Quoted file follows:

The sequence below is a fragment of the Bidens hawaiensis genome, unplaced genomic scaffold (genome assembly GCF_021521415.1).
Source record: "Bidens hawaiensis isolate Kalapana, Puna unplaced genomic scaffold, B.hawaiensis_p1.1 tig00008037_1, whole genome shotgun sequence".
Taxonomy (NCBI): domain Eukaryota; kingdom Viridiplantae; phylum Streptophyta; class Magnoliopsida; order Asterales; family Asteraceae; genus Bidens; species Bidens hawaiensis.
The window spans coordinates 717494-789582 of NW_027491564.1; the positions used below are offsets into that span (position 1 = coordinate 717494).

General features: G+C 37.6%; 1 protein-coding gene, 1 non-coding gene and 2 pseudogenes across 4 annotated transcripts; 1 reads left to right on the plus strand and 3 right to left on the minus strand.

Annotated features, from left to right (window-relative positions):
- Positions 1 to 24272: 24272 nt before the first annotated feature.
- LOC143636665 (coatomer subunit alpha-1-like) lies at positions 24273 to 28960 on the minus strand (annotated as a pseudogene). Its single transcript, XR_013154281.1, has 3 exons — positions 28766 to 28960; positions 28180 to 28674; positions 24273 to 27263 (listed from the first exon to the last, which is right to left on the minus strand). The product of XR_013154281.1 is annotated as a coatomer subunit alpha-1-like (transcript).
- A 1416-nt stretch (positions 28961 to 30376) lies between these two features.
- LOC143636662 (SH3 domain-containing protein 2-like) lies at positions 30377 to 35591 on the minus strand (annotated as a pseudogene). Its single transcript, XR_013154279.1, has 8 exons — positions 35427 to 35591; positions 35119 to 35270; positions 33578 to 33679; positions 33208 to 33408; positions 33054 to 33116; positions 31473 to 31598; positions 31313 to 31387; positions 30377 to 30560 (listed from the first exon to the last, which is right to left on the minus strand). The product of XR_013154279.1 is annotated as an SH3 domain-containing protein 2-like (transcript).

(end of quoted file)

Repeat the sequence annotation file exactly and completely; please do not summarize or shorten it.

The sequence below is a fragment of the Bidens hawaiensis genome, unplaced genomic scaffold (genome assembly GCF_021521415.1).
Source record: "Bidens hawaiensis isolate Kalapana, Puna unplaced genomic scaffold, B.hawaiensis_p1.1 tig00008037_1, whole genome shotgun sequence".
Taxonomy (NCBI): domain Eukaryota; kingdom Viridiplantae; phylum Streptophyta; class Magnoliopsida; order Asterales; family Asteraceae; genus Bidens; species Bidens hawaiensis.
The window spans coordinates 717494-789582 of NW_027491564.1; the positions used below are offsets into that span (position 1 = coordinate 717494).

General features: G+C 37.6%; 1 protein-coding gene, 1 non-coding gene and 2 pseudogenes across 4 annotated transcripts; 1 reads left to right on the plus strand and 3 right to left on the minus strand.

Annotated features, from left to right (window-relative positions):
- Positions 1 to 24272: 24272 nt before the first annotated feature.
- LOC143636665 (coatomer subunit alpha-1-like) lies at positions 24273 to 28960 on the minus strand (annotated as a pseudogene). Its single transcript, XR_013154281.1, has 3 exons — positions 28766 to 28960; positions 28180 to 28674; positions 24273 to 27263 (listed from the first exon to the last, which is right to left on the minus strand). The product of XR_013154281.1 is annotated as a coatomer subunit alpha-1-like (transcript).
- A 1416-nt stretch (positions 28961 to 30376) lies between these two features.
- LOC143636662 (SH3 domain-containing protein 2-like) lies at positions 30377 to 35591 on the minus strand (annotated as a pseudogene). Its single transcript, XR_013154279.1, has 8 exons — positions 35427 to 35591; positions 35119 to 35270; positions 33578 to 33679; positions 33208 to 33408; positions 33054 to 33116; positions 31473 to 31598; positions 31313 to 31387; positions 30377 to 30560 (listed from the first exon to the last, which is right to left on the minus strand). The product of XR_013154279.1 is annotated as an SH3 domain-containing protein 2-like (transcript).